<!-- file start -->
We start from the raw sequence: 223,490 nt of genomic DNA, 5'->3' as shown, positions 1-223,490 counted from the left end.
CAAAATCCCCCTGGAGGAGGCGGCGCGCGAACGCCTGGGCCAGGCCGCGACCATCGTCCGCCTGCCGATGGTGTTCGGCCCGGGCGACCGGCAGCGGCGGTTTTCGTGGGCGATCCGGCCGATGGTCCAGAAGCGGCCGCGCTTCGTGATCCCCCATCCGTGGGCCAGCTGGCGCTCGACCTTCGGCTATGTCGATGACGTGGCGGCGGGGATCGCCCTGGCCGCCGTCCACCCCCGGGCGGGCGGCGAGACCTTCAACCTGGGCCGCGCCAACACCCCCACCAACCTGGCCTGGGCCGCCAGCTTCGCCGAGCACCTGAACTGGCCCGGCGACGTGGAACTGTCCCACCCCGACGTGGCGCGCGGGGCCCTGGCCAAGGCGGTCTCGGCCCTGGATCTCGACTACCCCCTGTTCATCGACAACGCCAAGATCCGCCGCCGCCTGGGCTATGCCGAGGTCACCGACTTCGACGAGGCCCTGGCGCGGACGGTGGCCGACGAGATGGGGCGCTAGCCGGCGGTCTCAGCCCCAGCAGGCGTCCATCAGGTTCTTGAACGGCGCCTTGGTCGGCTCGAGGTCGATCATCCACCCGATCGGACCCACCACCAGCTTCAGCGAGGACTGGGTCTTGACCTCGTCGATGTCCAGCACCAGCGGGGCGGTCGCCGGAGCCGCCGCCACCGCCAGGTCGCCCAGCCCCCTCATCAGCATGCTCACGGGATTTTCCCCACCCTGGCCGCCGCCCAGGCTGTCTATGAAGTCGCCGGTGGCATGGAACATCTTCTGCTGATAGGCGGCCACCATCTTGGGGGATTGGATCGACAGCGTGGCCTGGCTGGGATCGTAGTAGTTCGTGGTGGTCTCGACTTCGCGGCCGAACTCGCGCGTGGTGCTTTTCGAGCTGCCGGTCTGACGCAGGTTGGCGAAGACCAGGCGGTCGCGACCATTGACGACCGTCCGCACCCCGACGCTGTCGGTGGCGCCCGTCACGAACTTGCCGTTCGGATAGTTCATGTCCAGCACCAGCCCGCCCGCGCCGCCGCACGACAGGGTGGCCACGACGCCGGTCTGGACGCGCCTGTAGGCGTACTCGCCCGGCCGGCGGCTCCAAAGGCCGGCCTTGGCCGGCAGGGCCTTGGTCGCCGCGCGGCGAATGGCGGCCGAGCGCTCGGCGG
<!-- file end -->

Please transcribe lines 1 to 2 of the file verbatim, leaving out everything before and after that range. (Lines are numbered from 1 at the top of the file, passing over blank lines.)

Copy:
We start from the raw sequence: 223,490 nt of genomic DNA, 5'->3' as shown, positions 1-223,490 counted from the left end.
CAAAATCCCCCTGGAGGAGGCGGCGCGCGAACGCCTGGGCCAGGCCGCGACCATCGTCCGCCTGCCGATGGTGTTCGGCCCGGGCGACCGGCAGCGGCGGTTTTCGTGGGCGATCCGGCCGATGGTCCAGAAGCGGCCGCGCTTCGTGATCCCCCATCCGTGGGCCAGCTGGCGCTCGACCTTCGGCTATGTCGATGACGTGGCGGCGGGGATCGCCCTGGCCGCCGTCCACCCCCGGGCGGGCGGCGAGACCTTCAACCTGGGCCGCGCCAACACCCCCACCAACCTGGCCTGGGCCGCCAGCTTCGCCGAGCACCTGAACTGGCCCGGCGACGTGGAACTGTCCCACCCCGACGTGGCGCGCGGGGCCCTGGCCAAGGCGGTCTCGGCCCTGGATCTCGACTACCCCCTGTTCATCGACAACGCCAAGATCCGCCGCCGCCTGGGCTATGCCGAGGTCACCGACTTCGACGAGGCCCTGGCGCGGACGGTGGCCGACGAGATGGGGCGCTAGCCGGCGGTCTCAGCCCCAGCAGGCGTCCATCAGGTTCTTGAACGGCGCCTTGGTCGGCTCGAGGTCGATCATCCACCCGATCGGACCCACCACCAGCTTCAGCGAGGACTGGGTCTTGACCTCGTCGATGTCCAGCACCAGCGGGGCGGTCGCCGGAGCCGCCGCCACCGCCAGGTCGCCCAGCCCCCTCATCAGCATGCTCACGGGATTTTCCCCACCCTGGCCGCCGCCCAGGCTGTCTATGAAGTCGCCGGTGGCATGGAACATCTTCTGCTGATAGGCGGCCACCATCTTGGGGGATTGGATCGACAGCGTGGCCTGGCTGGGATCGTAGTAGTTCGTGGTGGTCTCGACTTCGCGGCCGAACTCGCGCGTGGTGCTTTTCGAGCTGCCGGTCTGACGCAGGTTGGCGAAGACCAGGCGGTCGCGACCATTGACGACCGTCCGCACCCCGACGCTGTCGGTGGCGCCCGTCACGAACTTGCCGTTCGGATAGTTCATGTCCAGCACCAGCCCGCCCGCGCCGCCGCACGACAGGGTGGCCACGACGCCGGTCTGGACGCGCCTGTAGGCGTACTCGCCCGGCCGGCGGCTCCAAAGGCCGGCCTTGGCCGGCAGGGCCTTGGTCGCCGCGCGGCGAATGGCGGCCGAGCGCTCGGCGG